The quantification in atmospheric aerosol of monosaccharide anhydrides, levoglucosan, galactosan and mannosan, as major constituents of biomass burning aerosol particles, is commonly used to study the influence of residential wood and pellet burning, agricultural waste burning and wildfire emissions (BB) on ambient air quality. This work investigates the comparability of the two most commonly used methods for analysis of such tracers in PM samples, namely anion-exchange chromatography (IC coupled with amperometric detection) and gas chromatography coupled to Mass Spectrometry (GC/MS). The study was performed on ambient PM10 and PM2.5 quartz fiber filter samples collected at urban background sites in Milan (Lombardia, Northen Italy) during winter 2014, that are representative for BB particles originating from residential wood burning. Portions (a 1.5 cm2 punch) of the same filter were submitted to IC analysis in Milan and Trento and to GC/MS determination in Ferrara laboratories. Other than separation/detection, the two methods mainly differ to a large extent with respect to extraction procedure, as a simple extraction with water precedes IC analysis, while solvent extraction with methanol/dichloromethane mixture followed by trimethylsilylation derivatisation is required for the GC/MS procedure. The comparability of the two methods was expressed by the mean percentage variation between the between the between the between the between the between the between the between the between the GS/MS and IC GS/MS and ICGS/MS and ICGS/MS and ICGS/MS and ICGS/MS and ICGS/MS and IC results (diff%) of each analyzed sample. Figure 1 reports this comparison for levoglucosan as a function of analyte concentration (expressed as levoglucosan load on sampled filter, μg /punch /punch/punch/punch/punch). For all the analytes a good comparability between the two procedures was found, as described by diff% values within the range ±20% for the investigated samples. The exceptions are some negatively biased GC/MS results (diff% ≥ 40%) obtained for highly loaded filters, containing more than 4.5 μg of levoglucosan on the analyzed punch. Under the sampling procedures used, these samples correspond to more than 0.9 μg m-3 of levoglucosan in the sampled air, in combination with large amount of PM10 (≥ 50 μg m-3) or PM2.5 (≥ 30 μg m-3). For this reason, this behavior may be likely ascribed to the limited solubility of sugars in methanol/dichloromethane mixture that prevents the unbiased analyte extraction. These adverse sampling conditions are typically found in PM samples collected during wintertime in Lombardia, where residential biomass burning is the major source of PM and ambient levoglucosan concentration can reach values well above 1 μg m-3 in combination with high level of PM10 and/or PM2.5 concentration.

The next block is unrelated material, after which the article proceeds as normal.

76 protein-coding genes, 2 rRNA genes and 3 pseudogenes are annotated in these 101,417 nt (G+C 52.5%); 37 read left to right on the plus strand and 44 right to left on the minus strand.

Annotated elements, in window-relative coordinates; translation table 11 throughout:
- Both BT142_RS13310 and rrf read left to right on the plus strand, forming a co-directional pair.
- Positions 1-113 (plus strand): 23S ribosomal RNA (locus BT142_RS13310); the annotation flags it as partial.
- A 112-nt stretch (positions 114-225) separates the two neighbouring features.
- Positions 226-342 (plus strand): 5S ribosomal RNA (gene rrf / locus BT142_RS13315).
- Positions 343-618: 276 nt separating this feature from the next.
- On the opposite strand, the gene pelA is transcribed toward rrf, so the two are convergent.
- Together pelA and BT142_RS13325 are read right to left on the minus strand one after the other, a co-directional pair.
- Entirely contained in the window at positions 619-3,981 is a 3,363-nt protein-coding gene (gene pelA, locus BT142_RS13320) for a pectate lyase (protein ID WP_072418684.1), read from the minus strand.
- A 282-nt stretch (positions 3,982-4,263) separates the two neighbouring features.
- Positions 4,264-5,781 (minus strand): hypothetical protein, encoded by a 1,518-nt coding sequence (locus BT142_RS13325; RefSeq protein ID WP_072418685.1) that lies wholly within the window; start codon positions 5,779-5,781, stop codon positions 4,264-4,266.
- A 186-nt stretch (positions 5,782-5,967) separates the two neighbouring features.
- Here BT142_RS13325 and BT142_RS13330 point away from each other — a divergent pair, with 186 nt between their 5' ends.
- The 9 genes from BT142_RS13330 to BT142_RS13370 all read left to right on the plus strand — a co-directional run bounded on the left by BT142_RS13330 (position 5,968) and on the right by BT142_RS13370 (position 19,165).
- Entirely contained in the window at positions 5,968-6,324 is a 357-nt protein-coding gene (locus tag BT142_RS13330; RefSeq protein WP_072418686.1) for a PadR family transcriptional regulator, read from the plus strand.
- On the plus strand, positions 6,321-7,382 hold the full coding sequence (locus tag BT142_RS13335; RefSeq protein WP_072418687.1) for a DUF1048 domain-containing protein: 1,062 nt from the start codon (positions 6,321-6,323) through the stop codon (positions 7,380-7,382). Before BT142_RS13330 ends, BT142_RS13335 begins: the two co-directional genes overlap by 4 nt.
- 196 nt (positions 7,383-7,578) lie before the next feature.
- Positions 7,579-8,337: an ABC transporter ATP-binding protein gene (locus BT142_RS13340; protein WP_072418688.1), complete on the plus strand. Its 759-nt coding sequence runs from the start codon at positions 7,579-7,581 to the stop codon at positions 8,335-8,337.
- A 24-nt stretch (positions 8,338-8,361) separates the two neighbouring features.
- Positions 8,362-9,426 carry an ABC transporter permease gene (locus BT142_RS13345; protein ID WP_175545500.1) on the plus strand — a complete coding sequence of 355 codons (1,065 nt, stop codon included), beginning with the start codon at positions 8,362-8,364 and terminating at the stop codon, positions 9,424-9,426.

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|Titolo:||Intercomparison of chromatographic methods used for quantification of levoglucosan in ambient aerosol filters|
|Data di pubblicazione:||2015|
|Appare nelle tipologie:||04.3 Abstract (Riassunto) in convegno in Rivista/Volume|